Welcome login | signup
Language en es fr

Forum Post: How Can the States Provide Fourth Amendment Protection Against the NSA?

Posted 5 years ago on Nov. 15, 2013, 4:34 p.m. EST by LeoYo (5909)
This content is user submitted and not an official statement

How Can the States Provide Fourth Amendment Protection Against the NSA?

Friday, 15 November 2013 11:03 By Michael Boldin, Truthout | Op-Ed


In her 2004 Brooklyn Law Review article, Ann Althouse offered some powerful suggestions on how to resist "anti-terrorism" powers, such as the Patriot Act, and should be seen as a guide to resisting NSA spying:

The fight against terrorism has raised concerns that the federal government has overreached its legitimate power. Concerns about racial profiling, invasions of privacy, unreasonable searches, and infringement on free speech have fueled a political movement, led by groups such as the American Civil Liberties Union and the Bill of Rights Defense Committee (BORDC), urging state and local government to adopt resolutions directing their officials not to participate in at least some aspects of the antiterrorism effort.

More on applying this to the NSA in a moment. First, is this legal?

The Doctrine

The ACLU and BORDC resolutions against the Patriot Act (and subsequent ACLU-backed state laws refusing to comply with the 2005 REAL ID Act) were based on a widely accepted legal principle known as the "anticommandeering doctrine."

This means the federal government cannot require a state to carry out federal acts. The federal government can pass a law and try to enforce it, but your state isn't required to help them.

The US Supreme Court has repeatedly affirmed anticommandeering, relevant court cases being:

  • 1842 Prigg: The court held that states weren't required to enforce federal slavery laws.

  • 1992 New York: The court held that Congress couldn't require states to enact specified waste disposal regulations.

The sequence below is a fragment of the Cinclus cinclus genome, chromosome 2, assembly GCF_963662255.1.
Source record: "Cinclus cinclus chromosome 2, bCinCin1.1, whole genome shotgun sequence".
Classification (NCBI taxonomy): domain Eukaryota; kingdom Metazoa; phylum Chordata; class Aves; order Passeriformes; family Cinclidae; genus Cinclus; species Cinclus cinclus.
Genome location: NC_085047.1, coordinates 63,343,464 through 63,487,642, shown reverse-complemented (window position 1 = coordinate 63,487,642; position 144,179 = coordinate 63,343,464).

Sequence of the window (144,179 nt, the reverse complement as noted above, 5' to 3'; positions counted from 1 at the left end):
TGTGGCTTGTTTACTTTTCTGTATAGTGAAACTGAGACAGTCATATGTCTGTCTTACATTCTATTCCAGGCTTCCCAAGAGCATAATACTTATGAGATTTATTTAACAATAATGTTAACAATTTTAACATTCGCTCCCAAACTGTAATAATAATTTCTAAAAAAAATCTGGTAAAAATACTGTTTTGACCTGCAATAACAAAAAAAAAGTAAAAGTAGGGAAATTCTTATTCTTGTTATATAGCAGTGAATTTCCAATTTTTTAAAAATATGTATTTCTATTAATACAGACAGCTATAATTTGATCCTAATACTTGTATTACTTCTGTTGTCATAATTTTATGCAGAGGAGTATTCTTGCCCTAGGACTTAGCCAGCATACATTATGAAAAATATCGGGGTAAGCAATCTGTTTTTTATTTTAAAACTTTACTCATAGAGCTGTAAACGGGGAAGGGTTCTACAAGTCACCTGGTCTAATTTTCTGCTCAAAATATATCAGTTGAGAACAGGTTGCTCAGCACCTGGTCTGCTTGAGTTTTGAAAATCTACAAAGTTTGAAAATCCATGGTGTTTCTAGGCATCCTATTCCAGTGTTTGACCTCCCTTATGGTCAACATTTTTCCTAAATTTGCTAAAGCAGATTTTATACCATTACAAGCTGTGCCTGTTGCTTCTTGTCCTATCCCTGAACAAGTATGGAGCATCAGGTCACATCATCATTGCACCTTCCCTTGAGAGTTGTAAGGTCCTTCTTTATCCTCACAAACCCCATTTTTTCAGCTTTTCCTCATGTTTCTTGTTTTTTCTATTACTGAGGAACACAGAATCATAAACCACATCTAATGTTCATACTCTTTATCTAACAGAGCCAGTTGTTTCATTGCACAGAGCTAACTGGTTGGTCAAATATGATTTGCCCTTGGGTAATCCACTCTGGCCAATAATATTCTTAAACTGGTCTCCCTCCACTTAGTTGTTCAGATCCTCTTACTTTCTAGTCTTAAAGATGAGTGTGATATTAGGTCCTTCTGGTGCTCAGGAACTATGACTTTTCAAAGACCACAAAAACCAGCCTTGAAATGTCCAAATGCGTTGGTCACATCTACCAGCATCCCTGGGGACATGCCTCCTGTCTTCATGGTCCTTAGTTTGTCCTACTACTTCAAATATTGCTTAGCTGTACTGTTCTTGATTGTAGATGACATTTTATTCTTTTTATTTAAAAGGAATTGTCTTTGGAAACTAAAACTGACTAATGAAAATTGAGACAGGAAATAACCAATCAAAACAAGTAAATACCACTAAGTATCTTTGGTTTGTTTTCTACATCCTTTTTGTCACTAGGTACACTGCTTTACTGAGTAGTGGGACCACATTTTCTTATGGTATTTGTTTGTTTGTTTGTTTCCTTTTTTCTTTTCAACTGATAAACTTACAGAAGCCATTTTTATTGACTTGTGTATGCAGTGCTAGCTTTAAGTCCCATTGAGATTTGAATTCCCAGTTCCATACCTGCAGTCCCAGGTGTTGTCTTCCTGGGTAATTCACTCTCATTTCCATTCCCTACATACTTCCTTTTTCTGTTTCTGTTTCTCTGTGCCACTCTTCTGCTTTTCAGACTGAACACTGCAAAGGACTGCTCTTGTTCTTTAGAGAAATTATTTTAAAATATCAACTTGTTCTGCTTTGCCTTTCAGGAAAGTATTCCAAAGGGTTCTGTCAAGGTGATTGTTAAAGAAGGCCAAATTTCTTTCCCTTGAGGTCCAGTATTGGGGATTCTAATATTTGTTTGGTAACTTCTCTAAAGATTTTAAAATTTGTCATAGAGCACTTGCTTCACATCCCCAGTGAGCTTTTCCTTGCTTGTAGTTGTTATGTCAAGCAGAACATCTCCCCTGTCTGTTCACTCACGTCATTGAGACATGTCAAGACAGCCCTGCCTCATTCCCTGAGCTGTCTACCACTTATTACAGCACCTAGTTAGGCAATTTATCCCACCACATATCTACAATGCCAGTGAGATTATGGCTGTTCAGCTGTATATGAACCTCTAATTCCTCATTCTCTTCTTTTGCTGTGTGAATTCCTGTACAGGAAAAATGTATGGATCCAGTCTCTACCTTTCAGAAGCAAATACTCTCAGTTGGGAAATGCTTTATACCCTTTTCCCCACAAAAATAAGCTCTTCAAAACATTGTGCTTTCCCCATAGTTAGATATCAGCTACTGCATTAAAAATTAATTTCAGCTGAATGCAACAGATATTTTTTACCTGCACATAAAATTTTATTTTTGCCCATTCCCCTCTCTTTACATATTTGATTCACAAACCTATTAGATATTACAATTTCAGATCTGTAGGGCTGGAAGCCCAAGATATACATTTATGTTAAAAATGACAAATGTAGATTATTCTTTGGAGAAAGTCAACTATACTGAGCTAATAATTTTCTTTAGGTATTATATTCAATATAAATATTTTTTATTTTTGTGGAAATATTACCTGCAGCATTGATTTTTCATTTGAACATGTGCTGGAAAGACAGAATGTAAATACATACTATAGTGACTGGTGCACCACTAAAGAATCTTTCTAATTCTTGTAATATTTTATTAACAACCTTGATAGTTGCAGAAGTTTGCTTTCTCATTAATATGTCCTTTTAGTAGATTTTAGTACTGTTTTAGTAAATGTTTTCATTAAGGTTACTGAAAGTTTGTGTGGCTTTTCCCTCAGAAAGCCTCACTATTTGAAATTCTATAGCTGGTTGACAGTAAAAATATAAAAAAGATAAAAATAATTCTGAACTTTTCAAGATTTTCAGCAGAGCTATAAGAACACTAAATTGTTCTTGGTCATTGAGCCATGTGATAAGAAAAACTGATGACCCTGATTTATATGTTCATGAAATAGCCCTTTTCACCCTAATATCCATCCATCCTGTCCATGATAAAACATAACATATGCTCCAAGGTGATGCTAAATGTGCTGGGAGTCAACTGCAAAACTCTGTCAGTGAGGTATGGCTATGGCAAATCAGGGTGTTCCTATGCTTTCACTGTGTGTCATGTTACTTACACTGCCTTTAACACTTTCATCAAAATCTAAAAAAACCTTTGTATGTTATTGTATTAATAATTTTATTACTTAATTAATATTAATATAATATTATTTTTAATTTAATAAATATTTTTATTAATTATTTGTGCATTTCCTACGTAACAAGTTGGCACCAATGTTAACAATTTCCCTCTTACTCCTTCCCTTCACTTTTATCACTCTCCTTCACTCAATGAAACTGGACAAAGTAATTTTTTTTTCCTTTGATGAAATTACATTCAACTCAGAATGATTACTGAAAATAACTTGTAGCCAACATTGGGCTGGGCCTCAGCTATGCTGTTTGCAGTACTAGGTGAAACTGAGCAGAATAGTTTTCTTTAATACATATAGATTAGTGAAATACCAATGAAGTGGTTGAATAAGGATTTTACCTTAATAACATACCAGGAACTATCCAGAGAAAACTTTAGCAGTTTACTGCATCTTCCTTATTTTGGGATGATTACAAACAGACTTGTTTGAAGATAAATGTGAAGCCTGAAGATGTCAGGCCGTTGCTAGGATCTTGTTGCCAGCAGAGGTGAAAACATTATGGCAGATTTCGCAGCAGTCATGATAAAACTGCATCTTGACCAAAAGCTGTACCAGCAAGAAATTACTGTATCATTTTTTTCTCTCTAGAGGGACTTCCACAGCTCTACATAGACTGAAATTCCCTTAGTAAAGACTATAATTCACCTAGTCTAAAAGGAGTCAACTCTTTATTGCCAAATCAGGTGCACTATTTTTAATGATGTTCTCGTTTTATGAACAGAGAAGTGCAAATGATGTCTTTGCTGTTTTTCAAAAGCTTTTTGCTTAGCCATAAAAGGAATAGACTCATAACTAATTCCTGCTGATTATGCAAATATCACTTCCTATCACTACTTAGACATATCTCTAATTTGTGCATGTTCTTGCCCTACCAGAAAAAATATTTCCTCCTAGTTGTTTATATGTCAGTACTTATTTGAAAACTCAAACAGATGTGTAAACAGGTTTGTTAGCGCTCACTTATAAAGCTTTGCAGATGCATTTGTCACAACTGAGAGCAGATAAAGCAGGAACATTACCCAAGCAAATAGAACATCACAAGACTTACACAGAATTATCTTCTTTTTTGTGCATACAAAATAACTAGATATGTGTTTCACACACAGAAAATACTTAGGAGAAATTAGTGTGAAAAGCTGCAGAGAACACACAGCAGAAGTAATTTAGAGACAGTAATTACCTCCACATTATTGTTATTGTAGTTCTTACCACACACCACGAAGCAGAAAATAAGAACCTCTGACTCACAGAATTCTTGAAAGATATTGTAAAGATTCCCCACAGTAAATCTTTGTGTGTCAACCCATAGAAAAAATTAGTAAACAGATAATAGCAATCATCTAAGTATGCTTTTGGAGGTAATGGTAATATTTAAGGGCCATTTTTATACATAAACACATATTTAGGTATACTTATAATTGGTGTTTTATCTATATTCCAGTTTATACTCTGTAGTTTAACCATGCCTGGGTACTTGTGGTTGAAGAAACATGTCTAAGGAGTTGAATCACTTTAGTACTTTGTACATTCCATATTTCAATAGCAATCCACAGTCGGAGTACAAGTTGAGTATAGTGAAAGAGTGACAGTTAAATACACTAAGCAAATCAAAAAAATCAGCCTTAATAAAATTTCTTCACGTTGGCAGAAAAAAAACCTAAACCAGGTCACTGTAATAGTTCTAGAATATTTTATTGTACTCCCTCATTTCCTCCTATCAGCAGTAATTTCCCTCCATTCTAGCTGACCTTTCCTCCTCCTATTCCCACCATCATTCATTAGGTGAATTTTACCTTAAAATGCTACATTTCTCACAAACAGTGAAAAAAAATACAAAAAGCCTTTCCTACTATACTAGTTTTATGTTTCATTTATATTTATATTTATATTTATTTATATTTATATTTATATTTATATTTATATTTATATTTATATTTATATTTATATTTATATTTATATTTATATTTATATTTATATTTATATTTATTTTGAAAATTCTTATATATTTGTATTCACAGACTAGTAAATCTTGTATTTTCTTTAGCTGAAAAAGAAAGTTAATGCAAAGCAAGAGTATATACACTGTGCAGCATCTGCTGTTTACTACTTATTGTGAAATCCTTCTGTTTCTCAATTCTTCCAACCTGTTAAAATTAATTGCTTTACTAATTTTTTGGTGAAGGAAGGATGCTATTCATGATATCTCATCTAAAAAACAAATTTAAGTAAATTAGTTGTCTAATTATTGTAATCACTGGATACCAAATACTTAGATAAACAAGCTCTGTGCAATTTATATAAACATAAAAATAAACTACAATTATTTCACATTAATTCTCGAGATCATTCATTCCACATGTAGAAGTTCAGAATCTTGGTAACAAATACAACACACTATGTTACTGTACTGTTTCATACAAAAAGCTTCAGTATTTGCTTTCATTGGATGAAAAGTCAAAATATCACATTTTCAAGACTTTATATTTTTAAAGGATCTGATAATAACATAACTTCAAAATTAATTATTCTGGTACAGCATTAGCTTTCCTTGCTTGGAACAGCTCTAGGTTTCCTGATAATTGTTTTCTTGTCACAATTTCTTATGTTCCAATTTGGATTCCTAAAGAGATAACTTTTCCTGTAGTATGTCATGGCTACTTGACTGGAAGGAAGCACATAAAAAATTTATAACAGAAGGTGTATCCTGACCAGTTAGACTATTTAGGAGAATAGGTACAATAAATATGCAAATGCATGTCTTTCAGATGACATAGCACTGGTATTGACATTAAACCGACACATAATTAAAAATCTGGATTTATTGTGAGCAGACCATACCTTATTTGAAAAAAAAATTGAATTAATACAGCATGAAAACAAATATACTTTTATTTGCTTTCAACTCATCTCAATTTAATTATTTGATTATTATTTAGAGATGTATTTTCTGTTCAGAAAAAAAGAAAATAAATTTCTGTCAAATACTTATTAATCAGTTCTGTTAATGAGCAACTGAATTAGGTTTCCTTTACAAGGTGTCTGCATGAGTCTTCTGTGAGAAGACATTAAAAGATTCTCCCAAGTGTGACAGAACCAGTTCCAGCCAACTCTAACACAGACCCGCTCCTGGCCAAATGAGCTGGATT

• 1997 Printz: The court held that "the federal government may not compel the states to enact or administer a federal regulatory program."

Under this doctrine, Althouse noted that "state and local government officials, if they have the nerve, will be able to decline to carry out the anti-terrorism tasks Congress or the president attempts to assign to them."

Applied to NSA

This can have a significant impact on the NSA's ability to continue its mass-spying programs.

In 2006, the Baltimore Sun reported that the NSA had maxed out the capacity of the Baltimore-area power grid:

The NSA is already unable to install some costly and sophisticated new equipment. At minimum, the problem could produce disruptions leading to outages and power surges. At worst, it could force a virtual shutdown of the agency.

To get around the physical limitation of the amount of power required to monitor virtually every piece of communication around the globe, the NSA started searching for new locations with independent resources.

A location was chosen in San Antonio because of the independent power grid in Texas. The new Utah Data Center was chosen for access to cheap utilities, primarily water. The water-cooled supercomputers there require 1.7 million gallons of water per day to function.

That water is being supplied by a political subdivision of the State of Utah. Under the anticommandeering doctrine, Utah isn't required to provide that water.

No water = No NSA data center.

But it's not just Utah, and it's not just water. The war on drugs, for example, is a major benefactor of NSA data collection. According to the Electronic Frontier Foundation (EFF), the DEA's Special Operations Division works closely with the NSA, passing "tips" along to local law enforcement and instructing them to cover their tracks so the public doesn't learn where the information came from.

EFF calls this "intelligence laundering," which flat-out "bypasses the Constitution."

The Act

Following the lead of the ACLU and BORDC, model legislation to refuse cooperation with the NSA is now available for introduction in your state. The 4th Amendment Protection Act would ban states like Utah from providing water, or Texas from providing electricity, to NSA data centers. It would also ban law enforcement from receiving "tips" from the DEA's special operations division. In addition, the Act prevents state-run universities from partnering with the NSA. Currently there are 166 so-called "Centers of Academic Excellence" around the country. These schools are major research and recruiting centers for the agency.

Corporations could find themselves in trouble, too, under the proposed Act: